This week archaeologists uncovered a wall from Roman barracks in Chester city centre but there are lots of hidden Roman treasures if you know where to look.
Chester was founded as a Roman fort with the name Deva Victrix in the reign of the Emperor Vespasian in 79 AD.
One of the main army camps in Roman Britain, Deva later became a major civilian settlement.
Most people will be familiar with the bigger chunks of history our Roman conquerors left behind such as the amphitheatre, sections of the walls and building fragments displayed in the Roman Gardens unearthed at the end of the 19th century.
But have you visited the Roman military headquarters strongroom down an alleyway next to the Dublin Packet pub?
And did you ever look beneath your feet on entering Pret a Manger in Northgate Street in search of a crayfish and avocado sandwich? A section of glass floor allows customers to view the huge original Roman pillars in the basement.
Also underground, in Bridge Street’s Spud-u-Like of all places, is a hypocaust (from the Greek word meaning ‘fire beneath’) which was a common form of central heating used by Romans.
Small pillars of stone or tile supported the floors and hot air from a furnace was fed through the space beneath and taken up the side of the building through chimneys. This meant rooms were kept warm and dry and the furnace could also be used to heat the water for the famous Roman baths.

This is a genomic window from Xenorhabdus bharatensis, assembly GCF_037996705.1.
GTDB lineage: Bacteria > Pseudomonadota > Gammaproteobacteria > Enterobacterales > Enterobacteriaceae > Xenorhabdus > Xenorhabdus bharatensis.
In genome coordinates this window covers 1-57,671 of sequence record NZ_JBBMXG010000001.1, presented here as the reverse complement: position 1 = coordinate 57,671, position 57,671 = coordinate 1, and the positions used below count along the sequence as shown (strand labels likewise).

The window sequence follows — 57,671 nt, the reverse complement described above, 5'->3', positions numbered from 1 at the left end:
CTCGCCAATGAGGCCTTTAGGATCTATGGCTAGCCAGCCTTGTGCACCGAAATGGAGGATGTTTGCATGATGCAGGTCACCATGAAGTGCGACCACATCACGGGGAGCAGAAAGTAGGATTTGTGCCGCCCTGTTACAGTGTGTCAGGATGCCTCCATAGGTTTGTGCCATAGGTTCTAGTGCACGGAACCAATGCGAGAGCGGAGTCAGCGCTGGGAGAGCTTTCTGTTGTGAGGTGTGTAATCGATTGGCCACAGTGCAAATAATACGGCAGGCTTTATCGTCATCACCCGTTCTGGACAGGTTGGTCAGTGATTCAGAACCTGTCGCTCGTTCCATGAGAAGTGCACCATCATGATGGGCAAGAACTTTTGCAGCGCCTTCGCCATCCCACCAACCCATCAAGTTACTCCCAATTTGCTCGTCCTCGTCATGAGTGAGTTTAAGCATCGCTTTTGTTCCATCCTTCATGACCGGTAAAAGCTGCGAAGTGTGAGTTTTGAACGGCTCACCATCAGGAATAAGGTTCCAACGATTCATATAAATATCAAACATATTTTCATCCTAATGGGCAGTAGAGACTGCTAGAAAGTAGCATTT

Similar set-ups can be seen in a rear stockroom of the former Miss Selfridge store at 12 Northgate Street – which may have been the heating system for the Legionary Commander’s quarters – and in a display at the Roman Gardens.
Among the most fascinating of all the Roman artefacts can be found in Chester’s Grosvenor Museum where there is an abundant collection of Roman tombstones. They were discovered in the late 19th century during repairs to the City Walls when it was found they had been used as infill, probably when the Romans carried out their own maintenance several centuries earlier.
Inscriptions commemorate soldiers, slaves, women and children. One depicts a centurion and his wife.
Most of the carvings are still relatively sharp, leading experts to believe they were only exposed to the elements for a century or two.
Now here's a challenge – staying in the city centre you can find a neglected Roman column base in a sunken yard between Watergate Street and Weaver Street but you may have to go on tip toes.
Next take a stroll to Chester racecourse and you will be able to see what was traditionally known as the Roman Quay Wall below you as you stand in Nuns Road.
Sea-going ships used to sail up the River Dee estuary to Chester to a harbour located where the Roodee is today. But the Roodee silted up over time and has been used for horse racing since 1539. Latest thinking suggests the so-called Roman Quay Wall may simply have been a Roman defensive structure.
Extend your walk to Edgar’s Field, Handbridge, and you can discover the weathered shrine to the Roman goddess Minerva, whose image – complete with an owl on her shoulder – was carved into rock where once was a huge quarry from which sandstone was extracted to build the legionary fortress of Deva.
Minerva was the patron goddess of quarrymen and also goddess of wisdom, arts and crafts and (defensive) war.